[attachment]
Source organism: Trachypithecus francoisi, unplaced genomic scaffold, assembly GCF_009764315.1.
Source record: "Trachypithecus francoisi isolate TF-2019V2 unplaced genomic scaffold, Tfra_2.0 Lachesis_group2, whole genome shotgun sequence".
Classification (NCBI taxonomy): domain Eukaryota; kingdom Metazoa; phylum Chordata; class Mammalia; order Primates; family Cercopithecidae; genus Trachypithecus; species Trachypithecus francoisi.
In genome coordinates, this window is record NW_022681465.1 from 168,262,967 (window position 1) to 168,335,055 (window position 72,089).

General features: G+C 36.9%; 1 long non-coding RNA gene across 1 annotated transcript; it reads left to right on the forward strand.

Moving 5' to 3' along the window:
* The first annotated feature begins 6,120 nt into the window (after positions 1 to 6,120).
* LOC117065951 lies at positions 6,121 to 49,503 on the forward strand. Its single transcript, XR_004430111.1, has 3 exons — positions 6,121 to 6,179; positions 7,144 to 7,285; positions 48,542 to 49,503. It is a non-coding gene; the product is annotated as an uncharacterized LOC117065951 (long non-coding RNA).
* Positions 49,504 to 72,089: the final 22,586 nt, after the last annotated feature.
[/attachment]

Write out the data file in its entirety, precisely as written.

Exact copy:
Source organism: Trachypithecus francoisi, unplaced genomic scaffold, assembly GCF_009764315.1.
Source record: "Trachypithecus francoisi isolate TF-2019V2 unplaced genomic scaffold, Tfra_2.0 Lachesis_group2, whole genome shotgun sequence".
Classification (NCBI taxonomy): domain Eukaryota; kingdom Metazoa; phylum Chordata; class Mammalia; order Primates; family Cercopithecidae; genus Trachypithecus; species Trachypithecus francoisi.
In genome coordinates, this window is record NW_022681465.1 from 168,262,967 (window position 1) to 168,335,055 (window position 72,089).

General features: G+C 36.9%; 1 long non-coding RNA gene across 1 annotated transcript; it reads left to right on the forward strand.

Moving 5' to 3' along the window:
* The first annotated feature begins 6,120 nt into the window (after positions 1 to 6,120).
* LOC117065951 lies at positions 6,121 to 49,503 on the forward strand. Its single transcript, XR_004430111.1, has 3 exons — positions 6,121 to 6,179; positions 7,144 to 7,285; positions 48,542 to 49,503. It is a non-coding gene; the product is annotated as an uncharacterized LOC117065951 (long non-coding RNA).
* Positions 49,504 to 72,089: the final 22,586 nt, after the last annotated feature.